Relationship between risk factors and coronary heart disease in premenopausal and postmenopausal women

ABSTRACT

Relationship between risk factors and coronary heart disease in premenopausal and postmenopausal women

Antonio de Padua Mansur

Grupo de Coronária do Instituto do Coração do Hospital das Clínicas — FMUSP

Coronary heart disease is the main cause of death among women in developed regions in Brazil with a enormous public health costs. The incidence of coronary heart disease increases after the menopause, resulted from a marked ovarian deficiency in producing endogenous estrogen. It is also well estabilished the low rate of coronary artery disease in premenopausal and in postmenopausal women receiving hormone replacement therapy. On the other hand, the prognosis after myocardial infarction, coronary angioplasty, and coronary bypass surgery is worse in women than among men. It is not well known the cause of this excess mortality. This fact may be related to the sex differences in access to high-quality medical therapy and strategies to women. Thus, best approaches are needed, especially in postmenopausal women who have an increased risk for cardiovascular diseases.

The primary prevention of coronary heart disease in women envolves changes of these most important modifiable risk factors: smoking, hypercholesteromia, diabetes melito and hypertension. Smoking and diabetes melito are the most important risk factors in premenopausal women. Previous studies have shown greater prevalence of cardiovascular diseases among who smoke, a straight relation with the number of cigarrete per day and the association with other risk factors. Smoking increased among young and disadvantaged women, and was associated with an early natural menopause. High prevalence of cardiovascular diseases was also observed in young women using contraceptives drugs, speccialy in smoking women. The contraceptives and cigarrete smoking, synergistycally, are associated with adverse effects in lipid profile, coagulation system, and platelet aggregation. Although, consistent evidences werenot supported with contraceptives with low doeses of strogen. In fact, strogen in no smoking women promotes a natural protection against cardiovascular diseases. The thrombus formatiom and atheromatous plaque development are favorated by smoking-induced extensive endothelial damage that enhance platelet activation with release of grouth factors, raises serum level of fibrinogen, and decreases high-density lipoprotein. Though, the pathophysiology of coronary heart disease in premenopausal smoking women those who use contraceptives proprobablyaccounts more for a thrombogenic than a atheogenic process. Furthermore, smoking has a anti-estrogenic effect, increasing the hydroxilation of carbon-2 from estradiol, and reducing the carbon-16 hydroxilation. The former pathway generates metabolites with less potent estrogen effects.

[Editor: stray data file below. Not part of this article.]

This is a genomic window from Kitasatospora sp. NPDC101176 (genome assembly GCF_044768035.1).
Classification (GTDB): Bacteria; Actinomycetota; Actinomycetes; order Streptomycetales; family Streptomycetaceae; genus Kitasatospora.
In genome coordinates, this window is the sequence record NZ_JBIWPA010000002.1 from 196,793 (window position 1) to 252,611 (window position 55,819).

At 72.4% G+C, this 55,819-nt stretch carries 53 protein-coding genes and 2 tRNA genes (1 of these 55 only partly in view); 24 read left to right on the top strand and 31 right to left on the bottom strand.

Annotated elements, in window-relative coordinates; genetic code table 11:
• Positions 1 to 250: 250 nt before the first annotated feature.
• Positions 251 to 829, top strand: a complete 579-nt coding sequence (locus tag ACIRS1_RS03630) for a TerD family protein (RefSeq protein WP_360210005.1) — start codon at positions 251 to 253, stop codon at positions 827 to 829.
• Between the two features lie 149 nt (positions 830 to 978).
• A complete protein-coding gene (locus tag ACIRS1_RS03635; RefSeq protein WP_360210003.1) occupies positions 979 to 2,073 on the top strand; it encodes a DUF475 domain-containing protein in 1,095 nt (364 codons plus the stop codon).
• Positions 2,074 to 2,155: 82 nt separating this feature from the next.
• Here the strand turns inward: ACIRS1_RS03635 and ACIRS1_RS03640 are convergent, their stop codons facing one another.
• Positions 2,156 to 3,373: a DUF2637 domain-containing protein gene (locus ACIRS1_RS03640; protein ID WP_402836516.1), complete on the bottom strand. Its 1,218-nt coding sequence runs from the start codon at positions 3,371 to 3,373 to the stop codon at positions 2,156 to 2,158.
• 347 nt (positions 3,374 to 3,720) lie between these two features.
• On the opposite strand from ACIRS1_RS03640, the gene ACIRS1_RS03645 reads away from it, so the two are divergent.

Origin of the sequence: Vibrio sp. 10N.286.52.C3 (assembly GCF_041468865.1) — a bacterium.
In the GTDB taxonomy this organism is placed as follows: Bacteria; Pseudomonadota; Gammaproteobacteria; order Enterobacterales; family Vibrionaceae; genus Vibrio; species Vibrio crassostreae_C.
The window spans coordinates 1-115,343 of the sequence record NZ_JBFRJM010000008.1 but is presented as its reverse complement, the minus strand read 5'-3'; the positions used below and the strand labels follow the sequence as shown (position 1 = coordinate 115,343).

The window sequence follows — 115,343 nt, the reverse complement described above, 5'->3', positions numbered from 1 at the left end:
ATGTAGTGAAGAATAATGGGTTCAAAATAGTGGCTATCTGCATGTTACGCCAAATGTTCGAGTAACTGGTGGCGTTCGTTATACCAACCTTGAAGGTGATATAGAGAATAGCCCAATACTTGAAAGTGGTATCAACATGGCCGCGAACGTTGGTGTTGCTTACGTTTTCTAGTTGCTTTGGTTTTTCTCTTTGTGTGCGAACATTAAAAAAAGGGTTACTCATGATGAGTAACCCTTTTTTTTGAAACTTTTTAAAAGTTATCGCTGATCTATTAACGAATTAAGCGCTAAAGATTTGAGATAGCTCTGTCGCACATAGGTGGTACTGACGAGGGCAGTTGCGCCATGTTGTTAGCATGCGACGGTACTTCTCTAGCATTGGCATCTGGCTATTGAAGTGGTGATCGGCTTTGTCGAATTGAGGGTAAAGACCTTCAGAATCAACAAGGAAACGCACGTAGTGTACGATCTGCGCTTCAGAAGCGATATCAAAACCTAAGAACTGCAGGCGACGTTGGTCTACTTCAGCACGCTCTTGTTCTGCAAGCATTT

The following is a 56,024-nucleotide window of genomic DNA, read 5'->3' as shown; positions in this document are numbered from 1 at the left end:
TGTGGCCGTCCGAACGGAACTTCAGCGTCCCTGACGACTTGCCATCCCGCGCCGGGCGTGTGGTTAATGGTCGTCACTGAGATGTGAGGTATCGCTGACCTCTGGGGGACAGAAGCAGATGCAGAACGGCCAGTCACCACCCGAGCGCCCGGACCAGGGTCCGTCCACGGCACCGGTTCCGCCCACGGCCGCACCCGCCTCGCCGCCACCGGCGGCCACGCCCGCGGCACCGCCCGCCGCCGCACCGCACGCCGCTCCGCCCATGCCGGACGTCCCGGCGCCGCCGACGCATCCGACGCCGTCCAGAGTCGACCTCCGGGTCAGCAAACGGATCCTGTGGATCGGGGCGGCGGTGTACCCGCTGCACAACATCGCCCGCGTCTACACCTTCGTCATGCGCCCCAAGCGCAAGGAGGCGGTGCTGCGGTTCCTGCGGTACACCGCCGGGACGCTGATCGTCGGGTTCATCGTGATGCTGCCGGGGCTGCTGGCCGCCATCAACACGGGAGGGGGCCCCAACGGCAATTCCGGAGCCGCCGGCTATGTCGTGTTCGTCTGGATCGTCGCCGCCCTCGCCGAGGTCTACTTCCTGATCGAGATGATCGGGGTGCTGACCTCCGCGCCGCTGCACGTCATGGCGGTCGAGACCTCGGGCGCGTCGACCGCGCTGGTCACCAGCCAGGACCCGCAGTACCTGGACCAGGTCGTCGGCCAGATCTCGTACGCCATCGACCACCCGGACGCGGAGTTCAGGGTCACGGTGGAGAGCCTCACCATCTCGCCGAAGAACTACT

The risk of cardiovascular diseases is also increased in young diabetic women with a direct relationship between chronic hypoglicemia detected by sustained high plasma levels of glycosilated hemoglobin. In our experience, the prevalence of diabetes melito insulin-dependent was greater in premenopausal women. Because diabetes damages the endothelium, the natural protection of intact endothelium is compromissed, by reduced autocrine vasodilators production, or even those related to the impaired effect of estrogen on injured vascular tissue. It was also observed the frequent association of others risk factors among diabetic women. Although, a minority of premenopausal women are afflicted with premature atherosclerosis, smoking cessation and better control of hipertension and plasma glycemia levels may have an important impact on the incidence of cardiovascular diseases in young females.

The prevalence of smokinfg and diabetes melito are lower in postmenopausal than in premenopausal women. However, there are an abrupt increase in the incidence if coronary heart disease in postmenopausal women, probably by losing the atheroprotection confered by the estrogens, associated by the increased prevalence of hipertension and dyslipitemia. Epidemiologic evidence indicates almost 50% in the incidence of cardiovascular disease in postmenopausal women receiving estrogen therapy. The hormonal replacement seems to improve the cholesterol profile, the low density lipoprotein anti-oxidation, the endothelium-derived vasoactive substances, and the performance on exercise-induced miocardial ischemia. Therefore, besides risk factors control by changing some lifestiles, as the diet, smoking, and physical inactivity, and treating the diseases associated with coronary heart disease, it is wise to introduce estrogen replacement therapy in postmenopausal women, in order to enhance both the quality and the life expectancy.

Publication Dates

  • Publication in this collection
    30 Sept 2011
  • Date of issue
    May 1995
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